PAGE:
CIUDAD JUAREZ, Mexico — The U.S. State Department said Friday that it is evaluating threats surrounding the consulate in the Mexican border city of Ciudad Juarez as hundreds of people with appointments for visa applications and other services stood outside the shuttered office wondering what to do.
U.S. officials gave no details on the threats that prompted an indefinite closure Thursday. The consulate is the only place that processes immigrant visas in Mexico.
"It is a very significant facility for us," said State Department spokesman P.J. Crowley. "There is some threat information that we received that we are evaluating. It is hard to know or judge whether the threat is related to the broad area where the consulate is or to the consulate itself."
Even as the State Department increases protection for employees and their families from the intensifying violence on the Mexican border, closing the Juarez consulate is the most drastic step to date — coming four months after drug gangs killed three people tied to the office.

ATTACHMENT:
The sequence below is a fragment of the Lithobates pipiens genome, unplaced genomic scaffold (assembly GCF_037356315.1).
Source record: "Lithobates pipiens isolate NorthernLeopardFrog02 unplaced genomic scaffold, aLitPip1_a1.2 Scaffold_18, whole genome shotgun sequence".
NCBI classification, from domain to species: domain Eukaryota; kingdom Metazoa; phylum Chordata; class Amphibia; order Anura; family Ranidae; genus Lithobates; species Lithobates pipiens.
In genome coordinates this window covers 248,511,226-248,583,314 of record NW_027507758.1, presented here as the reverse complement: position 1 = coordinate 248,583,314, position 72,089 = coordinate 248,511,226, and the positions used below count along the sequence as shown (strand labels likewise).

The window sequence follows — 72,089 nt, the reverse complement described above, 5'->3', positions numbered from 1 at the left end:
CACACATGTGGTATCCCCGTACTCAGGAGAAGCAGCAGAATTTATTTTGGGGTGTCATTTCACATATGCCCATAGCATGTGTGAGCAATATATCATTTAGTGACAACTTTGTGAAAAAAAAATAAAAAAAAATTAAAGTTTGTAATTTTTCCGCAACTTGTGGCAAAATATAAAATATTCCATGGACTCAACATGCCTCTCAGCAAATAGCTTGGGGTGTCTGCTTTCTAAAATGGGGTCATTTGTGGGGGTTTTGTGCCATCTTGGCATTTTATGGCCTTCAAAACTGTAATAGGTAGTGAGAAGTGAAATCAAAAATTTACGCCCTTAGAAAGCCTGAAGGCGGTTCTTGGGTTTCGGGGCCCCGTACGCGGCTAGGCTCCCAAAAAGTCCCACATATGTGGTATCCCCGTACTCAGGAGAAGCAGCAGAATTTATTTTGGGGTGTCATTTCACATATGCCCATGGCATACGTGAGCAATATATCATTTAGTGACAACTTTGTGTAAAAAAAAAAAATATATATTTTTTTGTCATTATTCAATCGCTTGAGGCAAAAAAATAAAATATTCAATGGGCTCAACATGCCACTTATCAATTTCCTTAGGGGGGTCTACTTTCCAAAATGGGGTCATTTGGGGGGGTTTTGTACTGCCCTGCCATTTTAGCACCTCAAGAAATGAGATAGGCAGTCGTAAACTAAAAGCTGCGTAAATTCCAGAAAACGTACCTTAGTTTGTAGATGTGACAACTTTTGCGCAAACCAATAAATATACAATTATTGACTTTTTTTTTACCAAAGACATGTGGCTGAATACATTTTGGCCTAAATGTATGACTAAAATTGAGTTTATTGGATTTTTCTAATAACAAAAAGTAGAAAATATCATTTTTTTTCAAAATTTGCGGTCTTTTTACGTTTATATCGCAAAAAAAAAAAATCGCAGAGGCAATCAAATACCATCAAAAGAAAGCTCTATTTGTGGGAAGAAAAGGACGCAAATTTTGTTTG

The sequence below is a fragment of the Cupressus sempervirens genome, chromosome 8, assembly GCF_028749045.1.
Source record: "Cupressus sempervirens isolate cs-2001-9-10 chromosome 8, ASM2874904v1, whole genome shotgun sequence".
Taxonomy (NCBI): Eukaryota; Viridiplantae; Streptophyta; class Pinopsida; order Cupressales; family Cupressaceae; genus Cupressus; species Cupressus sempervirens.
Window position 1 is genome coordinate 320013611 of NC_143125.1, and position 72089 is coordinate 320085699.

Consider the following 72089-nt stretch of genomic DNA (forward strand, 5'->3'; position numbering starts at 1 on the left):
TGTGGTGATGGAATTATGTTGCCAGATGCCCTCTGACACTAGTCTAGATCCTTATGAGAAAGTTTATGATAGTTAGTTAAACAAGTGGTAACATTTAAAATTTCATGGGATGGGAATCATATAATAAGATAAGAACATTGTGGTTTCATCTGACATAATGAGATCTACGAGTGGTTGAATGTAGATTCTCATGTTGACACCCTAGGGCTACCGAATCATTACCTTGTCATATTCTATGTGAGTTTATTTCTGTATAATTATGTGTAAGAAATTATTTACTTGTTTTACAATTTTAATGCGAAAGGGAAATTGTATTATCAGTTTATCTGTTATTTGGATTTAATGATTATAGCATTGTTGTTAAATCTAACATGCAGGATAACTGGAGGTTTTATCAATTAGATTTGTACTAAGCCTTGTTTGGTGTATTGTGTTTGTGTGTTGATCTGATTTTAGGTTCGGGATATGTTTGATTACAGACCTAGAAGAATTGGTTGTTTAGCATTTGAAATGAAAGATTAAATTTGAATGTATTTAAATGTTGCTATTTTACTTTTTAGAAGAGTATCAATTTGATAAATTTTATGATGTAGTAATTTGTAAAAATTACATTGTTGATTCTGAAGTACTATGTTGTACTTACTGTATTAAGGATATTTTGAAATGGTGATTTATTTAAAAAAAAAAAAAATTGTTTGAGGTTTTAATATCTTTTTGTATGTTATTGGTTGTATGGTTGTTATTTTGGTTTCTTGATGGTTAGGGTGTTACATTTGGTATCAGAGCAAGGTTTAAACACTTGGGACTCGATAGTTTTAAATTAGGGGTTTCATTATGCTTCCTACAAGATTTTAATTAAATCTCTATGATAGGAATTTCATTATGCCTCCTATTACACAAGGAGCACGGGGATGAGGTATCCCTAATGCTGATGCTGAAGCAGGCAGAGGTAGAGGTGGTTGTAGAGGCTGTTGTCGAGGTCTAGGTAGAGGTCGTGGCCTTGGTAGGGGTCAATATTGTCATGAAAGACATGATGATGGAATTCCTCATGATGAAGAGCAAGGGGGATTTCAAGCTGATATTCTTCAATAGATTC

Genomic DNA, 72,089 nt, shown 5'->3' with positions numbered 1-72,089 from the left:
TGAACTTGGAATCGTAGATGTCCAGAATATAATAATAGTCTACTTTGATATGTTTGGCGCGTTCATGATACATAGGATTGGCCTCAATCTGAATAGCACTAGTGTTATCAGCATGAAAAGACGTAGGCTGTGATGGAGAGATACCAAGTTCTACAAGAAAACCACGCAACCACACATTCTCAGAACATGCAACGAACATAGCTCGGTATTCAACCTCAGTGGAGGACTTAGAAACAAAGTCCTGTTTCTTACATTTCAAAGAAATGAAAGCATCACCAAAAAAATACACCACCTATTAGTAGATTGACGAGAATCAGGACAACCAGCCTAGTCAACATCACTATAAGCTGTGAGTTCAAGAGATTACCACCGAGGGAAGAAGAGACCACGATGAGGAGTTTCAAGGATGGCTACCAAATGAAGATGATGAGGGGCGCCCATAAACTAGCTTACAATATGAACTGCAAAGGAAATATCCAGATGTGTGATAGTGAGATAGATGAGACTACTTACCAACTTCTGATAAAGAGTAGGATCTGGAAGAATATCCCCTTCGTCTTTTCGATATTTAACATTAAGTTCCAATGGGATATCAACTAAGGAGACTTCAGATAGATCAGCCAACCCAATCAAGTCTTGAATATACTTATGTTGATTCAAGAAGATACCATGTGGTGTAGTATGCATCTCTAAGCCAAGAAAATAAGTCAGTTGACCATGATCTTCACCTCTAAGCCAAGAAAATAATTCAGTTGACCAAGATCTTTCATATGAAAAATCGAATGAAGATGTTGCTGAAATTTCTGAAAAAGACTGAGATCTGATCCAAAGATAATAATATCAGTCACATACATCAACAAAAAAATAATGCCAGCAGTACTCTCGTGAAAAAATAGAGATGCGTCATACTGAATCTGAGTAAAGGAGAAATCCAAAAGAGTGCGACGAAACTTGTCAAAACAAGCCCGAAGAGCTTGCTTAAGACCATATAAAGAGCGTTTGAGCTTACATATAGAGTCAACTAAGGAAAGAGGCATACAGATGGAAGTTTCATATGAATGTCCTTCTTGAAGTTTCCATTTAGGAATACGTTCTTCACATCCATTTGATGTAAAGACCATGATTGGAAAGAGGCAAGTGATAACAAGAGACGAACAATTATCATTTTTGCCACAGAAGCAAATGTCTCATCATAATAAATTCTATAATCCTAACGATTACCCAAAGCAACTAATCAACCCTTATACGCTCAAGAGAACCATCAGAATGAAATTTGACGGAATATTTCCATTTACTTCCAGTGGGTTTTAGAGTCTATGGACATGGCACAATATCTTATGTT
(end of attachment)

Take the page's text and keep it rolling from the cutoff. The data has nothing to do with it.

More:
About 300 people who arrived Friday morning — many from long distances — were surprised and irritated.
Maria Concepcion Morales traveled with two children 16 hours by bus from Zacatecas to be on time for her 7:45 a.m. appointment for a tourist visa.
"What am I going to do?" she said. "I don't have enough money to stay until Monday, when they're saying they will reopen."
The U.S. Embassy said it would reschedule appointments for visa applications through its call center, and provided a number that U.S. citizens could call for passport appointments and other services.
The governor of Chihuahua state, where Ciudad Juarez is located, offered security help to reopen the consulate because of the volume of Mexicans who need services and who cross the border there.